Annual Members Night
The usual practice in Resolven of not organising competing events seems to have been neglected this year since our annual members’ night clashed with the communal carol service at Sardis Chapel, which would normally take place on a Wednesday or Thursday. Yet, this did not affect the attendance with all the laid out seats taken.
The meeting began on a sad note as Chairman Gwyn Thomas made reference to the sad passing of life member Josie Duke. After a minute’s silence, Phylip Jones spoke of her early life and of her contribution to the success of the History Society. In tribute to Josie, Trefor Jones read a poem written by her on “The Village bakery”, from Resolfen Recalled, and followed this by reading an account of “The Joys of Lowland Farming”, which proved that heavy rain and flooding are not new, though a lack of resilience certainly is.
Colin Evans gave the first contribution to the meeting. His topic was Toc H ( see recent article) and after giving a brief background asked for memories from the membership of the Toc H branch which once flourished here. He was rather mischievous in doing this in that the scout master at the time was none other than a certain Phylip Jones, who duly added some detail by stating that he still had some of the log books in his possession.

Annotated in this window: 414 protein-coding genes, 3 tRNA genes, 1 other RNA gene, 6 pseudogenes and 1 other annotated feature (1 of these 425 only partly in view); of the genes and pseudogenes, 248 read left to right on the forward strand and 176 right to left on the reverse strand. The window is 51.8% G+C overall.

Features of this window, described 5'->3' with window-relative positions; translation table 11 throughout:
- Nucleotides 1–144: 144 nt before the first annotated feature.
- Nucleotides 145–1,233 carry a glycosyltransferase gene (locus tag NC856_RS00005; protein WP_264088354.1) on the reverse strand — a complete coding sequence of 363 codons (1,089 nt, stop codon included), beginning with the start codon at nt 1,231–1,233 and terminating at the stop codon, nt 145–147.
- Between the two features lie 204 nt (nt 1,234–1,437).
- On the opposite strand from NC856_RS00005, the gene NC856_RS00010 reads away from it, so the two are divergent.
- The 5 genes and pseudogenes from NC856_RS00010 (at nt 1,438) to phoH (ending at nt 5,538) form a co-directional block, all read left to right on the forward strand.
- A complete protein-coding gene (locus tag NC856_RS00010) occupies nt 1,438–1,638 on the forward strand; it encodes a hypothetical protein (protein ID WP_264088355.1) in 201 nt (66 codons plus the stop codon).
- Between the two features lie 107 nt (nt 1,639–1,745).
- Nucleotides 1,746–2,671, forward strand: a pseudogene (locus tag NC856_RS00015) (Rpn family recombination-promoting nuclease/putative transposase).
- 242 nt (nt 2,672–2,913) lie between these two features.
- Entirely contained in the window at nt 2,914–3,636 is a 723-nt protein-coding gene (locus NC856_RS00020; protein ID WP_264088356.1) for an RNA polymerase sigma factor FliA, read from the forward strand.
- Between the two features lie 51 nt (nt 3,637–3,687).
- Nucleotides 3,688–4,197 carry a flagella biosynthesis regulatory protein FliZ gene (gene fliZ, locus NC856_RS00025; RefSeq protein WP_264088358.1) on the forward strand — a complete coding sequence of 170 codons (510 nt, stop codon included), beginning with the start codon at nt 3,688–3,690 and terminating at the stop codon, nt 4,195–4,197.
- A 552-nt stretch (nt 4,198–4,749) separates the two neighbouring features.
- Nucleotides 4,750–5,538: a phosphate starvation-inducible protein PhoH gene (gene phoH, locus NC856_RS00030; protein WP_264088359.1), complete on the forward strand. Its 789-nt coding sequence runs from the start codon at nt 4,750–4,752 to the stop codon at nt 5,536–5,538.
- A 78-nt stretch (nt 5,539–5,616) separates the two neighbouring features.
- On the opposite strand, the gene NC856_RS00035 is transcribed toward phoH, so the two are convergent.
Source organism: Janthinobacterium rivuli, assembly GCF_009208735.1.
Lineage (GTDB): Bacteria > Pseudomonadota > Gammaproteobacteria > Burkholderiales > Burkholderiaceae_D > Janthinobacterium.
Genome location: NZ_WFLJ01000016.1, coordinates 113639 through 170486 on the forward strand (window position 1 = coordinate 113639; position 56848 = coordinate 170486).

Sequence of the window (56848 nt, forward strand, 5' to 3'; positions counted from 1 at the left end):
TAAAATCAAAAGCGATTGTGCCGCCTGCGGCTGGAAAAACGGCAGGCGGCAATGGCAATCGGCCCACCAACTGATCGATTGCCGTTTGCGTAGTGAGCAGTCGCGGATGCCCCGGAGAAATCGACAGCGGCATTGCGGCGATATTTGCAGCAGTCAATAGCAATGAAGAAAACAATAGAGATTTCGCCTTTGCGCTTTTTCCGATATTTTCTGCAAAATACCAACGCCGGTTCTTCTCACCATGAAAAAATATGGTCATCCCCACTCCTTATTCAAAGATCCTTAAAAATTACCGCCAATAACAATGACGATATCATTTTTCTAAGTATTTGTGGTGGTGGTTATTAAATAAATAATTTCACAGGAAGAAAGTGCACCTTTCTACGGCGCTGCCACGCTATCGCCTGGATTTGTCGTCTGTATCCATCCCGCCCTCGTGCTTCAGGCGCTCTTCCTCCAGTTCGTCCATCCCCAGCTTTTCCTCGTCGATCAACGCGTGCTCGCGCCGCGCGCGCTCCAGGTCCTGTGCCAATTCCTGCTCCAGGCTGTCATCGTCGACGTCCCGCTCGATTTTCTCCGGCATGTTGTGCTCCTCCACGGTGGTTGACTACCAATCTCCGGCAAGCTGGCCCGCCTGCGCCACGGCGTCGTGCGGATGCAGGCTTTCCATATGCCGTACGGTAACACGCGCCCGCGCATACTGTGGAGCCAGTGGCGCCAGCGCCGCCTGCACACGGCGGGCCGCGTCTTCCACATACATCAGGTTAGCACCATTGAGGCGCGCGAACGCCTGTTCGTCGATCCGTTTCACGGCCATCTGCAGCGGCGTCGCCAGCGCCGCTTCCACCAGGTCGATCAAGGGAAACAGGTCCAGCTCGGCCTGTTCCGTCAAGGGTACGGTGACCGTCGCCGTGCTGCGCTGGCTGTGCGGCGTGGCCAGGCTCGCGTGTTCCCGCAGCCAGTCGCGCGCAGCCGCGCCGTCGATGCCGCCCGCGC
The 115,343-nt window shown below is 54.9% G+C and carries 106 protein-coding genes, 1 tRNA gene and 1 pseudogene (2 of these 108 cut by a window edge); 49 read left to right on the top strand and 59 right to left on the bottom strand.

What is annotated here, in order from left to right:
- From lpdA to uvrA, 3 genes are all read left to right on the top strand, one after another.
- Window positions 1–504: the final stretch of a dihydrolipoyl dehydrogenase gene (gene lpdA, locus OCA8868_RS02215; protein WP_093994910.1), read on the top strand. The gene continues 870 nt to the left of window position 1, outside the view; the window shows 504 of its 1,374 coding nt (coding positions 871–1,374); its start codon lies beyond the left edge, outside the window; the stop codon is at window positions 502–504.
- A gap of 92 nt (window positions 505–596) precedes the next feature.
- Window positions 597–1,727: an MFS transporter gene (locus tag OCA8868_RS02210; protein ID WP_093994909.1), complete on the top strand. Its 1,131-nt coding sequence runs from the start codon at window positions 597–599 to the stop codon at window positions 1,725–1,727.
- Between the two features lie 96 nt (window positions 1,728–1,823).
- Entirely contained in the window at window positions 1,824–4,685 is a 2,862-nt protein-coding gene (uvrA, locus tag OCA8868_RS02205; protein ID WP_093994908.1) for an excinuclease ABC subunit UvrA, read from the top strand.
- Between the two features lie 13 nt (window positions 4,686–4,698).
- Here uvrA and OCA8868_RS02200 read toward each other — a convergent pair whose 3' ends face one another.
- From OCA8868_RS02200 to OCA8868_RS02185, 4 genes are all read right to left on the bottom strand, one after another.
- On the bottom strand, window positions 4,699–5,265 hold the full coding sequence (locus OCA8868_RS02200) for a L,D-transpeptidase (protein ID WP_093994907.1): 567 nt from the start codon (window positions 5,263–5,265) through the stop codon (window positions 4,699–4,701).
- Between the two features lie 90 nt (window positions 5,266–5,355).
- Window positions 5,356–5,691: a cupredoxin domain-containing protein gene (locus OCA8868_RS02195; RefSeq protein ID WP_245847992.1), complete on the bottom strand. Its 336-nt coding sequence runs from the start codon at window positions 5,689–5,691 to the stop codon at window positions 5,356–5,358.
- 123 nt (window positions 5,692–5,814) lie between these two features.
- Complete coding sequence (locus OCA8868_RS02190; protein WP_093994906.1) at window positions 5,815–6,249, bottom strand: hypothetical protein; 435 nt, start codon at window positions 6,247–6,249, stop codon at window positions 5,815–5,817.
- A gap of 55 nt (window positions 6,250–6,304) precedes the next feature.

The second contributor was John Watson. He took the recently closed Clyne School as his topic, since both his wife and mother in law had worked there. He used a booklet from 1996 which had been published to mark the centenary of the school. The booklet held many often comical anecdotes from past staff and pupils regarding life at the school. The practice of farm children jumping on to passing barges at Ynysbyllog to get to school, 'mitching' and the one armed ‘whipper in’, bad weather and school attendance ( at one time the school had nearly 250 pupils) and visits to the Buffalo Bill Show in Neath.
The remainder of the meeting was taken up by the frivolity of the annual Christmas quiz .The rules are rather different with the aim being to gain the “honour”, of winning a Christmas cracker should three consecutive questions be answered correctly. Quiz-master Trefor Jones had a rather bigger bag of sweets than usual and it took over an hour to place twelve festive hats on the members’ lucky heads. The quiz was punctuated by an interval for mulled wine and minced pies which rather dulled the collective IQ, prolonging the quiz and leading to some very obvious hints from the front. A very good time was had by all.
Chairman Gwyn Thomas thanked everyone who had taken part and wished everyone a happy Christmas and a prosperous new year.
NADOLIG LLAWEN A BLWYDDYN NEWYDD DDA.